Let’s call it a spiritual law. Like a law of physics, like gravity, or thermodynamics, or Archimedes’ principle of buoyant force (go look it up). Worship changes you, and everyone worships something. The spiritual law, if you will, is that we become like what we worship. Need an example? Here you go,
Their idols are silver and gold,
the work of human hands.
They have mouths, but do not speak;
eyes, but do not see.
They have ears, but do not hear;
noses, but do not smell.
They have hands, but do not feel;
feet, but do not walk;
and they do not make a sound in their throat.
Those who make them become like them;
so do all who trust in them. Psalm 115:4-8
Scripture tells us that idol makers, and idol worshipers become like what they make and worship. An idol is mute, blind, deaf, in fact it is entirely sensory vacant, and those who worship them become like them, lamebrains. Need another example? Sure, why not?
Exodus 32 is familiar to many. Israel builds for themselves a golden calf while Moses is up on the mountain receiving God’s law for His people. This is what we read about the Israelites during and after the calf debacle. Israel “turned aside quickly” (Ex. 32:8) from the grace of God. The language is like the bucking of a stubborn bull, Israel was kicking against the goads, like a simple ox. The often repeated refrain that Israel “is a stiff-necked people” (32:9; 33:3, 5) is reminiscent of an cattle not broken. They resist the gracious yoke of their Master. Like wild and rebellious cattle Israel “broke loose” (Ex. 32: 25) from the stalls of God’s grace, and it is because Aaron led them in rebellion by making the golden god-idol. The people of Israel became so much like their created god that part of their punishment was to hoist their own petard. “[Moses] took the calf that they had made and burned it with fire and ground it to powder and scattered it on the water and made the people of Israel drink it” (Ex. 32:20). Israel wanted to worship a cow, they became so cow-like that they were made to consume the very image they wanted to become. Harsh, but true.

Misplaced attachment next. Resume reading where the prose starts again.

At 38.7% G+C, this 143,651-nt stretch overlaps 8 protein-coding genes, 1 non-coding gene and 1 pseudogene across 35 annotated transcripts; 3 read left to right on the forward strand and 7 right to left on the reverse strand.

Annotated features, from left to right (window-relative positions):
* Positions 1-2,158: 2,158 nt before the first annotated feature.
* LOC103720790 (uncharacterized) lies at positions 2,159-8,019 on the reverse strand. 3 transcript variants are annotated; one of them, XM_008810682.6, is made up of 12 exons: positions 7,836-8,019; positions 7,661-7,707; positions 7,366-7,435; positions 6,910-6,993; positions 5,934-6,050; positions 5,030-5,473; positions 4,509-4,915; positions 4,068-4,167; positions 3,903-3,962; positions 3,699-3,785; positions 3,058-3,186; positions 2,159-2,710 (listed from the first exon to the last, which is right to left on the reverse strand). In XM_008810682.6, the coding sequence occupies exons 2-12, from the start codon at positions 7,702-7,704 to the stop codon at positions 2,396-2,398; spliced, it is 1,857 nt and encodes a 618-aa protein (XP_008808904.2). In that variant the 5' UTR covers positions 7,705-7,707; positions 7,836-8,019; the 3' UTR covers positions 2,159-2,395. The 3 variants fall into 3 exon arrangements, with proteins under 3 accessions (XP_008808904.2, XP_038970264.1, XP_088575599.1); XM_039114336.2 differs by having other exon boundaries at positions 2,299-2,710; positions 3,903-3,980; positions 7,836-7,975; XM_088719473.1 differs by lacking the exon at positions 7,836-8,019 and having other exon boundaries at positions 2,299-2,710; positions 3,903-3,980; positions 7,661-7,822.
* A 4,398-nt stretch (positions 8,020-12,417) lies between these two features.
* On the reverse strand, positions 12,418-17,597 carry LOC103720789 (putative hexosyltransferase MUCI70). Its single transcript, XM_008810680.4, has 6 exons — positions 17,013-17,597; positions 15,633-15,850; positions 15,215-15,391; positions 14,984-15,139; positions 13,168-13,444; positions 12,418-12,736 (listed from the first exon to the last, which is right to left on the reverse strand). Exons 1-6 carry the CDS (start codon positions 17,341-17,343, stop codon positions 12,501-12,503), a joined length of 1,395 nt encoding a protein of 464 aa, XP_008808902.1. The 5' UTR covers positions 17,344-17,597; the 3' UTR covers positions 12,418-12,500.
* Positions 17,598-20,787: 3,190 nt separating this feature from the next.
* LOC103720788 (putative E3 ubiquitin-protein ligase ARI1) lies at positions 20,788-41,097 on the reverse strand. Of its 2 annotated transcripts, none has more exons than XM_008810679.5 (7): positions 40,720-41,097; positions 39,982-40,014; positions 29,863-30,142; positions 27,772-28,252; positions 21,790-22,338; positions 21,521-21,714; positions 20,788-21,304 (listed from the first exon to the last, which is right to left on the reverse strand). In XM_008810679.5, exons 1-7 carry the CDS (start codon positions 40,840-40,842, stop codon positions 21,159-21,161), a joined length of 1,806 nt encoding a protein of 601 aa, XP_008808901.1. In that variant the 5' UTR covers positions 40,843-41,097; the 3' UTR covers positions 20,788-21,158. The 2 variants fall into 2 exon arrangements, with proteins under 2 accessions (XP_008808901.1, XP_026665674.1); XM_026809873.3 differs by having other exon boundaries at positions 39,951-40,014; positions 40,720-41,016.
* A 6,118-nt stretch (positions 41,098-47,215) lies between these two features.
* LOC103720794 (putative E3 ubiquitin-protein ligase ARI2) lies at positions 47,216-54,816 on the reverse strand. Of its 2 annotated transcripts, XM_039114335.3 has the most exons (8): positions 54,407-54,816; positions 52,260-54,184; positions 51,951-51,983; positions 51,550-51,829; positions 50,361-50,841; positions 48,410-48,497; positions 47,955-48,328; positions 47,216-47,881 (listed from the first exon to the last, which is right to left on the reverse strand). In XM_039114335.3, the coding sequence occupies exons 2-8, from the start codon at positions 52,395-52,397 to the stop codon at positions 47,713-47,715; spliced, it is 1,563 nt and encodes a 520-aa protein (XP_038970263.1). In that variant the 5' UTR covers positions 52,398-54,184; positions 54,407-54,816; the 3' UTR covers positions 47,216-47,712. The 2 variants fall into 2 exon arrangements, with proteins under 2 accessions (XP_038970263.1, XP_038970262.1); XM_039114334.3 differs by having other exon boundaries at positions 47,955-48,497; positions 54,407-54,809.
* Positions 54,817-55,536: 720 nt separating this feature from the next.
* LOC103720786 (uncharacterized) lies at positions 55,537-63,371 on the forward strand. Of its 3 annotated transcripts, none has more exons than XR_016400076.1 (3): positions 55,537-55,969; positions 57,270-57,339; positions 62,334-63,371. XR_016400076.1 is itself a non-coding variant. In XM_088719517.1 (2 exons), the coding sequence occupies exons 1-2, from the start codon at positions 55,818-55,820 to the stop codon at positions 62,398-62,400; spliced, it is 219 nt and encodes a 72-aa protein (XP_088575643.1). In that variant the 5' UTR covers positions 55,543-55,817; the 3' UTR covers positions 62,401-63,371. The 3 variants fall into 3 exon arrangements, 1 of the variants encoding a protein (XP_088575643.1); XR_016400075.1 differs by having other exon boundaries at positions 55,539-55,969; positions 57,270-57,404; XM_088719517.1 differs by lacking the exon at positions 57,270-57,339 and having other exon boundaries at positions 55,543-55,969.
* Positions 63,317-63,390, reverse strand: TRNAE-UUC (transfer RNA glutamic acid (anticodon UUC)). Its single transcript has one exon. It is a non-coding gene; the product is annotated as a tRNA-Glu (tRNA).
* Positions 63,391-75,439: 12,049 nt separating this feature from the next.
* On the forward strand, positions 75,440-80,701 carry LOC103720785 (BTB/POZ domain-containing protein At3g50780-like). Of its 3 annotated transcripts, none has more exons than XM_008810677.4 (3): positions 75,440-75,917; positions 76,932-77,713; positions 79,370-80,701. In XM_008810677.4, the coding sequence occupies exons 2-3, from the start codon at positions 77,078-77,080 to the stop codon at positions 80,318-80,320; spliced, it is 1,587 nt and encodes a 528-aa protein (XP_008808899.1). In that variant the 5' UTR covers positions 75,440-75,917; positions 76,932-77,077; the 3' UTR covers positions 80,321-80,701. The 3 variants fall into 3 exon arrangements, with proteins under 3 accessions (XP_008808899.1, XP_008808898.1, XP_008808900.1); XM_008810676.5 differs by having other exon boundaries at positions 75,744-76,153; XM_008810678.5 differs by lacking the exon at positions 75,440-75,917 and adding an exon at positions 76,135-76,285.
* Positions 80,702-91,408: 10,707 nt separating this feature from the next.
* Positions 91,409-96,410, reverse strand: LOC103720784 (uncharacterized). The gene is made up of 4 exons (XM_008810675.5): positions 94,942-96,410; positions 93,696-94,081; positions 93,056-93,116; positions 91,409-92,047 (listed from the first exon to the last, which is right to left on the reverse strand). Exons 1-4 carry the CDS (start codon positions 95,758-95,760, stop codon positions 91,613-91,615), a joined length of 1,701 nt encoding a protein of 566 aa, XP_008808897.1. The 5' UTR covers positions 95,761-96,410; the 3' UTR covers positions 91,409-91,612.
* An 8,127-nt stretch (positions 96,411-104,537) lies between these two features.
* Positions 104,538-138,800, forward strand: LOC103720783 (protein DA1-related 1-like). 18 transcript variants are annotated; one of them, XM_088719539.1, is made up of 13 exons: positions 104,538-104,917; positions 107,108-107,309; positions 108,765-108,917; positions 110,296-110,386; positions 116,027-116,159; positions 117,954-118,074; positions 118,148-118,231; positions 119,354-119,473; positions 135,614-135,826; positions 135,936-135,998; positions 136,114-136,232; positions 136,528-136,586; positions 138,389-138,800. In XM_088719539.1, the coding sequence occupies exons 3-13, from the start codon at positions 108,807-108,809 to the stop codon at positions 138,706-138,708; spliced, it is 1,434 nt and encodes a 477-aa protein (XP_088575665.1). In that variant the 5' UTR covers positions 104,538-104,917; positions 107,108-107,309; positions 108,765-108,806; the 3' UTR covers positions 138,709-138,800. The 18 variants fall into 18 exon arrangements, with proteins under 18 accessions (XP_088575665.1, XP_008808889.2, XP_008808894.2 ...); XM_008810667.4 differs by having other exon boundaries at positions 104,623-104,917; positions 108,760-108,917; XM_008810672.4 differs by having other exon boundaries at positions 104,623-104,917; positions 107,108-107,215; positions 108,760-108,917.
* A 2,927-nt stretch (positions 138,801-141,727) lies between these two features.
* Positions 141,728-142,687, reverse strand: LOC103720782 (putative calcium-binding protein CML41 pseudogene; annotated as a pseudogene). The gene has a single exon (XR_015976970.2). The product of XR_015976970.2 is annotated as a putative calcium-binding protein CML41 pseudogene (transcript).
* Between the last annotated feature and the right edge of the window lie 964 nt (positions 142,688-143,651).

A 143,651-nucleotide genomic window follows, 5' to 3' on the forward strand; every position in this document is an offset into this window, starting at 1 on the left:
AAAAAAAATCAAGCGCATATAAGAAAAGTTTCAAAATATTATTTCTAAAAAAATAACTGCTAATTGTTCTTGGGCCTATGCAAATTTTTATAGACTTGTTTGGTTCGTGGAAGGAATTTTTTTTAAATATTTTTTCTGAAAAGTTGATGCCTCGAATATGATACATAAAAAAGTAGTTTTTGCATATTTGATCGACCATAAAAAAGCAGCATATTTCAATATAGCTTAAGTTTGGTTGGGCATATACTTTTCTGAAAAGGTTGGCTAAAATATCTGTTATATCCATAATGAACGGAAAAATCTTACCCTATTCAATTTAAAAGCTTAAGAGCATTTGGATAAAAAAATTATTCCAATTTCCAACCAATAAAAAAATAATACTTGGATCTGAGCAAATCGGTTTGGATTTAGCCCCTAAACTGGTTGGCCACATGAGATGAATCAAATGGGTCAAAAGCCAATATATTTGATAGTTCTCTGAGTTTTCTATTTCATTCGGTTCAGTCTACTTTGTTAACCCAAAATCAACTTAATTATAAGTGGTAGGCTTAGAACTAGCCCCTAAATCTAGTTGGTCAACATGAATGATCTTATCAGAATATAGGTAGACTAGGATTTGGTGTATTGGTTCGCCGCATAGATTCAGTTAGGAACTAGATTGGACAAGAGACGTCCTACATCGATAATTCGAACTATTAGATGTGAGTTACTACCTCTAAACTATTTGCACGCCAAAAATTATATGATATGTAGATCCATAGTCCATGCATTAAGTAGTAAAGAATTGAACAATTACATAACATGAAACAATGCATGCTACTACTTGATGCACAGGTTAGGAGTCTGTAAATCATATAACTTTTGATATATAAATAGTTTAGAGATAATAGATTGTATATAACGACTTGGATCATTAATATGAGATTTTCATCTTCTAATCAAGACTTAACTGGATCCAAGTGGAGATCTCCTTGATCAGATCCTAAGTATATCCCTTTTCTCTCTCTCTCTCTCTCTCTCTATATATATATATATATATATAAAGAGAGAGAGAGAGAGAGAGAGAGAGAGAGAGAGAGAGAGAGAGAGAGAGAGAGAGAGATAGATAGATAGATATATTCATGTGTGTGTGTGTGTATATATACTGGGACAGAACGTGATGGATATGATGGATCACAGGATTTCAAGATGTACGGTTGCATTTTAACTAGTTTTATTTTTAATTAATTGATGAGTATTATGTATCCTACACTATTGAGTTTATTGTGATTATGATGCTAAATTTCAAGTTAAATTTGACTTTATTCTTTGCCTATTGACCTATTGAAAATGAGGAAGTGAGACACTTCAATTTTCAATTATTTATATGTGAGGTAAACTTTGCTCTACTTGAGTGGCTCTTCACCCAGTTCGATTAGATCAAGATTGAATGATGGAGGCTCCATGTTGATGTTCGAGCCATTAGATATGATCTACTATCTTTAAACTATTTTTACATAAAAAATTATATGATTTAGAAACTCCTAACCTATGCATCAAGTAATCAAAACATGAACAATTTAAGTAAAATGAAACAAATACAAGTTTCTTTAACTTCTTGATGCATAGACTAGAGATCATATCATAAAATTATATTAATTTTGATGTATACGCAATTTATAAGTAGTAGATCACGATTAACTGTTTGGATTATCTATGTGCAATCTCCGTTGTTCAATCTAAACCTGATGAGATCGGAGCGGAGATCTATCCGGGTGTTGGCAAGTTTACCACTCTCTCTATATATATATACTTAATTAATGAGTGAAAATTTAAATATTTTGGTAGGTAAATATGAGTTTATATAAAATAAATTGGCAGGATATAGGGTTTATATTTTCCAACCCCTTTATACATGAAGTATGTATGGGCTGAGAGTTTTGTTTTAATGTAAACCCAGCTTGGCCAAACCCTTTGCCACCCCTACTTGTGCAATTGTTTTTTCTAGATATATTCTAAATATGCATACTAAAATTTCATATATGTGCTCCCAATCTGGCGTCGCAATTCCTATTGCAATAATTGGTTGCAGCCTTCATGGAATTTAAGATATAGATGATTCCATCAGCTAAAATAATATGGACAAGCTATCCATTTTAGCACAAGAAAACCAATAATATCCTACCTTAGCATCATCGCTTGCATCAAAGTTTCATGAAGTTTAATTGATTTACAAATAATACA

Have you made a biblical connection to another form of consumption? Yep, the Lord’s Supper. The doctrine of Reformed Theology on the sacraments as means of grace is not unfounded, but is proven. We become like what we worship. In God’s wrath idol worshipers become deaf and dumb and are made to consume their own folly. In God’s grace His people become like Christ and are called to the table of mercy to take and eat bread and wine, body and blood. Maybe this puts 1 Corinthians 10:14-22 in perspective. So, what are you worshiping?
Further reading: G.K. Beale, We Become What We Worship: A Biblical Theology of Idolatry